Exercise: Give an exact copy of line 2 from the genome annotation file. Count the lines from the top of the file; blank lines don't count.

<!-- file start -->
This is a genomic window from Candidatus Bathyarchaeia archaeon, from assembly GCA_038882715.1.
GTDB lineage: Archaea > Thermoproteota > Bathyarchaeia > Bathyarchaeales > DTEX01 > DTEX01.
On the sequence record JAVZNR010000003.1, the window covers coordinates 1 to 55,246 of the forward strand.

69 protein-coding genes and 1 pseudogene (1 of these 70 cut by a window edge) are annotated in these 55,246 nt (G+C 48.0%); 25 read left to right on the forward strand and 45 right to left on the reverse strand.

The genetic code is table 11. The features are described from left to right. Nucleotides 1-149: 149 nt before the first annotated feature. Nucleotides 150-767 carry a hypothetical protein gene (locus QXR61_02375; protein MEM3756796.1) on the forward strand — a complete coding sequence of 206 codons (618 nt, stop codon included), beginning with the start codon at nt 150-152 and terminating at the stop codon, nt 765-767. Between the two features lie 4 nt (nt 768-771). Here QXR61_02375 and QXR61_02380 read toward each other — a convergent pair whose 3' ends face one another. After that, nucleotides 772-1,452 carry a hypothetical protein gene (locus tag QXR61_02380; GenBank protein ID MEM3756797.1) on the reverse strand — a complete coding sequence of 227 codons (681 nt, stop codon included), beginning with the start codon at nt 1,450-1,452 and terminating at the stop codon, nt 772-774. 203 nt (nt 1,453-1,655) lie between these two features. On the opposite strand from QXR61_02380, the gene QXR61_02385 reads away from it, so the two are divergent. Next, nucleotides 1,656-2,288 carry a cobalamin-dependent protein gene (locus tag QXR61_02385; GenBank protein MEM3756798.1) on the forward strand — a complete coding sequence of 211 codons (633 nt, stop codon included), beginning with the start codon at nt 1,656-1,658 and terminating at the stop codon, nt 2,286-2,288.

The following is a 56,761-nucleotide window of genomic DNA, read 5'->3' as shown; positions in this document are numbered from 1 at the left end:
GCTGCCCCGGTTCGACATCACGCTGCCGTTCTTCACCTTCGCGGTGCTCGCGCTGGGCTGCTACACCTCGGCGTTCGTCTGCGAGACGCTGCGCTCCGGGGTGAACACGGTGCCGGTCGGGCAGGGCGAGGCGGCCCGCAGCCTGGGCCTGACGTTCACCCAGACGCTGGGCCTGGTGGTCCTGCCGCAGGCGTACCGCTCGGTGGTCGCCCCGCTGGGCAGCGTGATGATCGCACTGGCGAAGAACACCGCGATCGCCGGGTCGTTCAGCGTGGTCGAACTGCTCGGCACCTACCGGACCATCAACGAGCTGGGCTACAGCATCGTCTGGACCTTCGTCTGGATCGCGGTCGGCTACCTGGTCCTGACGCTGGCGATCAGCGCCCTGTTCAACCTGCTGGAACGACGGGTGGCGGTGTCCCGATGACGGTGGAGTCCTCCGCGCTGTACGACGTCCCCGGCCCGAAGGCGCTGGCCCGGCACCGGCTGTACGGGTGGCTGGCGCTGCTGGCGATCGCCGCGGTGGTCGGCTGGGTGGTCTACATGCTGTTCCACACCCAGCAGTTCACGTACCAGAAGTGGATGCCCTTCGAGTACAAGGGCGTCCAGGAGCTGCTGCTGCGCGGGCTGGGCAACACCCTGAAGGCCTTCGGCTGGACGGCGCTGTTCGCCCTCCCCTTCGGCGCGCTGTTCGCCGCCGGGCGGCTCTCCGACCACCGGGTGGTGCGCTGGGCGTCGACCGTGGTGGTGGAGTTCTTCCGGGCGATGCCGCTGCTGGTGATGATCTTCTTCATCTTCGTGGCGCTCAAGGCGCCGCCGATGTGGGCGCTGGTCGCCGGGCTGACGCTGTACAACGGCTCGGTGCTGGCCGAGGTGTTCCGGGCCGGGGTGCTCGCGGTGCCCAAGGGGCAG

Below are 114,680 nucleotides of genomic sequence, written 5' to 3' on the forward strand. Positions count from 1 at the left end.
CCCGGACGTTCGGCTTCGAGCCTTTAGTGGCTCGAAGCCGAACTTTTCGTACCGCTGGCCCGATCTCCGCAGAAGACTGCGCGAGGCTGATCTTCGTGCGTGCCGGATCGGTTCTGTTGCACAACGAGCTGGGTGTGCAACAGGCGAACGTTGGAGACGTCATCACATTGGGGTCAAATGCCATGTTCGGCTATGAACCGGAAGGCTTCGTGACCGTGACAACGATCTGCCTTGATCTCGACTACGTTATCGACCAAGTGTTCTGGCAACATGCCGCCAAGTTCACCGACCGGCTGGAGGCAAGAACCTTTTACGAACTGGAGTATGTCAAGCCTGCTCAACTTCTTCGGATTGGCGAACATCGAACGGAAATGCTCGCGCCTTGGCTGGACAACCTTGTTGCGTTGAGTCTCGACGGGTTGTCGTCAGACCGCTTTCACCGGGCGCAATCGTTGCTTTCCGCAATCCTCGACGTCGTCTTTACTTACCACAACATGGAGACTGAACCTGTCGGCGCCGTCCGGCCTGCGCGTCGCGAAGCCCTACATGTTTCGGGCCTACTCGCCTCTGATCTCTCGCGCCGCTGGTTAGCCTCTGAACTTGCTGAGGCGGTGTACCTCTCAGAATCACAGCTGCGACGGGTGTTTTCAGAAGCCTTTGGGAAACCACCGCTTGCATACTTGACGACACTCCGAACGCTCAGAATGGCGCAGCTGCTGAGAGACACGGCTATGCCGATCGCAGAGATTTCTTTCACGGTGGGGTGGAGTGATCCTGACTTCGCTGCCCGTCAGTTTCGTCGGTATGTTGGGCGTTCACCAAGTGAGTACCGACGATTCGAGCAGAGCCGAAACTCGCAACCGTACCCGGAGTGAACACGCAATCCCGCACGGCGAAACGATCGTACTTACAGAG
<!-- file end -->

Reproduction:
GTDB lineage: Archaea > Thermoproteota > Bathyarchaeia > Bathyarchaeales > DTEX01 > DTEX01.